New measures impacting the principal residence exemption
By Greg Ott, CPA, CFP, Wealth Planning Group, Assante Private Client, a division of CI Private Counsel LP.
The principal residence exemption (PRE) provides a way to shield an economic gain arising on the sale of a qualifying residence, such as your home or cottage, from taxation. This would also apply on a deemed sale, such as on death.
In October 2016, some significant proposals were announced relating to the PRE:
Tax reporting requirements
For many years, the Canada Revenue Agency (CRA) did not enforce the formal tax reporting and filing requirements for the sale of a qualifying residence if the property was the individual’s principal residence in all years owned and if the entire gain was exempt from taxes due to the PRE.
The CRA now requires any individual wishing to claim the PRE on the disposition of a principal residence to report the disposition and also file a principal residence designation within their tax return for the year of the disposition. An additional form must also be filed if the property is not being designated as the individual’s principal residence for every year of ownership. These changes are effective for transactions on or after January 1, 2016, so if you sold a qualifying property at any time in 2016, these changes will apply to you.
If a disposition of real property is not reported, the CRA can re-assess the taxpayer beyond the normal assessment period.
Stricter rules for trusts claiming the PRE
Historically, trusts that owned a qualifying residence could claim the PRE in certain situations. The Department of Finance has proposed that effective January 1, 2017, only the following more limited group of eligible trusts can claim the PRE:
- Alter ego or joint spouse or common-law partner trusts, spousal or common-law partner trusts, and so called “exclusive protective”/ “self-benefit” trusts
- Qualified disability trusts (QDT), provided the electing beneficiary is the deceased settlor’s child or current (or former) spouse or common-law partner
- A trust for a child under 18 created by one of the child’s deceased parents.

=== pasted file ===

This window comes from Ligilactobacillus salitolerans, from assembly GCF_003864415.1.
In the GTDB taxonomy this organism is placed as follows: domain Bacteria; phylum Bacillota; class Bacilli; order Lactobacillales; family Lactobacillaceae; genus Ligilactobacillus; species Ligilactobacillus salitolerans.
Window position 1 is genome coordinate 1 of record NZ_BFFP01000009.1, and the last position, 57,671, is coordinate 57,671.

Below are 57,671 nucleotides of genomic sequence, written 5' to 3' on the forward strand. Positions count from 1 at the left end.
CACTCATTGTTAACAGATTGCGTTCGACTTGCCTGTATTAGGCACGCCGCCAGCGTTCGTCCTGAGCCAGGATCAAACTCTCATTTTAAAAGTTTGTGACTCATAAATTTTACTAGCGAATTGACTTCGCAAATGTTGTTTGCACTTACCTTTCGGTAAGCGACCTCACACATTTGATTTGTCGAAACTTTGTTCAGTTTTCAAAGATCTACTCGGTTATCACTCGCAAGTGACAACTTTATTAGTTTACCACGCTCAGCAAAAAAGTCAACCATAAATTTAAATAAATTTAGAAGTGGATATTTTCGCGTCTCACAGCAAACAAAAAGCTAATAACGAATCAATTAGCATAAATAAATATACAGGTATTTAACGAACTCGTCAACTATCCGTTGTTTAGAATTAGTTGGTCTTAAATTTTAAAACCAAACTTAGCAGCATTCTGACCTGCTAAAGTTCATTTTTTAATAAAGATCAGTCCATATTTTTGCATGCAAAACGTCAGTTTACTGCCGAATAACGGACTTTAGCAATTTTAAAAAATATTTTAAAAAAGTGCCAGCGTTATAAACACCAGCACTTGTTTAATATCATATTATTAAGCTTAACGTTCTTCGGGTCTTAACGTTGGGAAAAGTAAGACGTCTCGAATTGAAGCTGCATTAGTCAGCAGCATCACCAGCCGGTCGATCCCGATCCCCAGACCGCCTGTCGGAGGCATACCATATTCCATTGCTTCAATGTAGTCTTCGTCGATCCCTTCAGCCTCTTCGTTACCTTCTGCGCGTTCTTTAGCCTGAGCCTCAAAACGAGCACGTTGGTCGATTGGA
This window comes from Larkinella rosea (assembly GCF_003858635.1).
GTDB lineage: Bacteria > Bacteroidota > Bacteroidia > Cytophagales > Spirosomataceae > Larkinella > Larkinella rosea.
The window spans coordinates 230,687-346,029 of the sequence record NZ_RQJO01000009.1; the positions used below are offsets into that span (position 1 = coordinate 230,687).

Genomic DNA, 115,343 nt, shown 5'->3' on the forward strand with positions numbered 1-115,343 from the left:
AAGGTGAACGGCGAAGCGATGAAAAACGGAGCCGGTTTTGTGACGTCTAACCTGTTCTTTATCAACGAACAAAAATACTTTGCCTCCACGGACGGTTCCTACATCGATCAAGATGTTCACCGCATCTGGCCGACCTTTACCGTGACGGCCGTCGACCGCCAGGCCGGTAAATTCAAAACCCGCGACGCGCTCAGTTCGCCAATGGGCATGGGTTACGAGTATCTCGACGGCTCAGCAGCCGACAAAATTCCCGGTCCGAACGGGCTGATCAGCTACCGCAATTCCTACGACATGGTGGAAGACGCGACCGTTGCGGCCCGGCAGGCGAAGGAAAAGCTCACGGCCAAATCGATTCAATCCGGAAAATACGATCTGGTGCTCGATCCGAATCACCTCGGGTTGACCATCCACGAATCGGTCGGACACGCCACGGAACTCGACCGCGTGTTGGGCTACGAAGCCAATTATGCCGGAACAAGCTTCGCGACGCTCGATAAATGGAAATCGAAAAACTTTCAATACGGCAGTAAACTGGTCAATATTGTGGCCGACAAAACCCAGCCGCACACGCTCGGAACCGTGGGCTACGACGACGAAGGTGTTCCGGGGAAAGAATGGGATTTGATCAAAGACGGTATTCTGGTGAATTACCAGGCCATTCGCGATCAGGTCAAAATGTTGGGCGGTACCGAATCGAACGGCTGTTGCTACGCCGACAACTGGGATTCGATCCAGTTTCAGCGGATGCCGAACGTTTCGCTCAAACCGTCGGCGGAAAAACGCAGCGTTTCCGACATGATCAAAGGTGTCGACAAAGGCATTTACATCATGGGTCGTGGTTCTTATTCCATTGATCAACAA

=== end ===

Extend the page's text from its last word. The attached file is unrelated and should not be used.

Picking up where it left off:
In addition to meeting certain specific requirements, at least one eligible beneficiary of the trust must be a Canadian resident during the year in order for a post-2016 ownership year to qualify for the PRE.
Furthermore, if an eligible trust acquires a qualifying residence after October 2, 2016, the terms of the trust must give the eligible beneficiary of the trust the right to the use and enjoyment of the housing unit as a residence throughout the period in the year in which the trust owns the property in order for the property to be considered eligible for the PRE by the trust.
If an existing trust owns a residence that was acquired before January 1, 2017 but will not qualify as an eligible trust under the new rules, the PRE could still be available for the period of ownership from the date of acquisition up to December 31, 2016 under the previous rules, but any appreciation in value after 2016 would not be eligible for the PRE. Accordingly, these trusts should consider obtaining a valuation of appreciated qualifying properties held as of December 31, 2016 to assist in claiming the PRE in the future for pre-2017 years.
New rules can affect the ability to claim the PRE by individuals who are non-residents of Canada at the time they acquire a residence.
These changes are significant and will affect many individuals and trusts, including trusts set up to hold a principal residence for various non-tax reasons. You should carefully review these rules with your tax and legal advisors in order to assess the implications in your situation.